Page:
There are a number of stackexchange posts saying that you have to calibrate your probabilities if you oversample and undersample like 1,2. But my question is why?

Lets use an example of detecting spam emails. Because actual spam emails are rare we have to either over sample them, or undersample the non spam emails, or change the class weights e.t.c so that our classifier actually learns to seperate the two classes instead of predicting all as non spam.

So now our classifier has learnt P(spam|input). What I dont understand is why this probability is now biased? If the probability is incorrect e.g. giving a high probability to an input to be spam when it isn't, doesn't that just mean it has learnt the wrong things during training, and not because of the "bias" you introduced because of oversampling/undersampling?


1 Answer 1


I'm taking a lot of my answer from Agresti's "Categorical Data Analysis". For some context, let's say we want to predict if an email is spam or ham using a single binary variable, namely if the subject line contains the word "Viagra". Let's call this predictor $x$. This is a simplification of our more general problem, but will suffice.

Under/Oversampling can be thought of as a case-control study. Viewing the spam/ham problem as a case-control design, we would fix the marginal distribution of ham to spam (via oversampling in this case) and the outcome of the study would be if the email subject line had the word "Viagra". Before oversampling, our estimate of $Pr(\mbox{spam})=\delta$ (its just the proportion of our sample which is spam). After oversampling, our estimate of $Pr(\mbox{spam})=\delta^\star >\delta$. This will be important later.

In most other studies, we would want to know $Pr(y=\mbox{spam} \vert x)$. This is referred to as the conditional distribution of spam (conditional on $x$ in this case). However, because of the sampling design fixing the marginal distribution of ham/spam, we can't estimate the conditional distribution of spam, but we can estimate the conditional distribution of $x$, $Pr(x \vert y=\mbox{spam})$.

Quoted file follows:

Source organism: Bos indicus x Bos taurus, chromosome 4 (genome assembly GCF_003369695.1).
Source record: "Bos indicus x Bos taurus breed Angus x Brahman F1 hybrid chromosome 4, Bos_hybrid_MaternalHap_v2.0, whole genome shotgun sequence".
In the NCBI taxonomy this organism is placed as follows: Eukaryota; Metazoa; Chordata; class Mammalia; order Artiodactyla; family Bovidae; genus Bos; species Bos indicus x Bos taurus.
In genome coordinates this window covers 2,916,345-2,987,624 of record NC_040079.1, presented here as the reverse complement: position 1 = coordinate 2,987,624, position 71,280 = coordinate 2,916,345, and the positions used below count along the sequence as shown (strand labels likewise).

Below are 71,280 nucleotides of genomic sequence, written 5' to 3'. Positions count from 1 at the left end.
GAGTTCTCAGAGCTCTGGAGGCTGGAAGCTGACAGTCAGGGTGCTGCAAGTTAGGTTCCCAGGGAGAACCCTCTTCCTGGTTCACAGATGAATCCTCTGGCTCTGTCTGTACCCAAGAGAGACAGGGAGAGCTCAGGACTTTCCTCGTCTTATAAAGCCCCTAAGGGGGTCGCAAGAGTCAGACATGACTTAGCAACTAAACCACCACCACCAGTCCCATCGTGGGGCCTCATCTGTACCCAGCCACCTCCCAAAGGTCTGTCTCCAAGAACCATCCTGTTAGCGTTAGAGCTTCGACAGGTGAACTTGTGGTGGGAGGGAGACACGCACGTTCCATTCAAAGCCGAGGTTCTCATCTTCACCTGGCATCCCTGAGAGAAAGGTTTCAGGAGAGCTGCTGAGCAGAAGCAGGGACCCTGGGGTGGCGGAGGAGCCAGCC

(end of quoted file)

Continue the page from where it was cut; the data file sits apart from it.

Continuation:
In order to get the conditional distribution of spam, we would need to account for the prevalence of spam. Following Lachin from chapter 5 of his book Biostatistical Methods: The Assessment of Relative Risks, 2nd Edition and an application of Bayes' Rule, the conditional distribution of spam would be calculated as

$$Pr(\mbox{spam} \vert x) = \dfrac{Pr(x\vert \mbox{spam})\cdot \delta}{Pr(x \vert \mbox{spam}) \cdot \delta + Pr(x \vert \mbox{ham}) \cdot (1-\delta)}$$

Can you spot the problem now?

Here is the problem: the sampling design fixes the prevalence in our sample to be something else other than $\delta$. In essence, we have forced the prevalence to be $\delta^ \star > \delta$ via oversampling. Hence, any estimate of the risk of spam from the data we have using oversampling is biased precisely because the prevalence is biased by design.

doesn't that just mean it has learnt the wrong things during training

Some of what you have learned would be wrong, but surprisingly not everything. The prevalence would certainly be wrong, hence the estimated risk would be wrong, but the relationship between $x$ and the risk of spam is unaffected. From Agresti (edited to align with our example),

We can find the odds ratio, however, because it treats the variables symmetrically, taking the same value using the conditional distribution of [$x$] given [spam] as it does using the conditional distribution of [spam] given [$x$].

So our model would learn the correct relationships between inputs and outputs, but the probabilities would be biased.

Let's make this more concrete by modelling $Pr(\mbox{spam} \vert x)$ with a logistic regression. Our model would be